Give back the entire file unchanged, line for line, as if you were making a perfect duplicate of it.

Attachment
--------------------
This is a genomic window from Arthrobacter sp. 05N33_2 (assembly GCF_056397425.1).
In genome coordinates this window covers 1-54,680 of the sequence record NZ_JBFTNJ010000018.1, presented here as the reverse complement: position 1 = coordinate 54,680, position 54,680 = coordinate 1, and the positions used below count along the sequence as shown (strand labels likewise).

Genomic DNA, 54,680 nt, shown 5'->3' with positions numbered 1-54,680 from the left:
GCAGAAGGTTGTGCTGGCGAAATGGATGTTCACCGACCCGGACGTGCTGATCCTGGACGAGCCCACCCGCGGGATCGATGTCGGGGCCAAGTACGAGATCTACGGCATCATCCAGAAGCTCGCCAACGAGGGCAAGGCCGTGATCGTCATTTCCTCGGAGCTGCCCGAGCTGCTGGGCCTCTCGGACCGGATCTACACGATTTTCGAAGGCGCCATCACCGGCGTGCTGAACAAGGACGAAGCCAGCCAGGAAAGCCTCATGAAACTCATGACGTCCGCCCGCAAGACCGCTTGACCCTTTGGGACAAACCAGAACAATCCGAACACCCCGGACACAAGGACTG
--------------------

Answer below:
This is a genomic window from Arthrobacter sp. 05N33_2 (assembly GCF_056397425.1).
In genome coordinates this window covers 1-54,680 of the sequence record NZ_JBFTNJ010000018.1, presented here as the reverse complement: position 1 = coordinate 54,680, position 54,680 = coordinate 1, and the positions used below count along the sequence as shown (strand labels likewise).

Genomic DNA, 54,680 nt, shown 5'->3' with positions numbered 1-54,680 from the left:
GCAGAAGGTTGTGCTGGCGAAATGGATGTTCACCGACCCGGACGTGCTGATCCTGGACGAGCCCACCCGCGGGATCGATGTCGGGGCCAAGTACGAGATCTACGGCATCATCCAGAAGCTCGCCAACGAGGGCAAGGCCGTGATCGTCATTTCCTCGGAGCTGCCCGAGCTGCTGGGCCTCTCGGACCGGATCTACACGATTTTCGAAGGCGCCATCACCGGCGTGCTGAACAAGGACGAAGCCAGCCAGGAAAGCCTCATGAAACTCATGACGTCCGCCCGCAAGACCGCTTGACCCTTTGGGACAAACCAGAACAATCCGAACACCCCGGACACAAGGACTG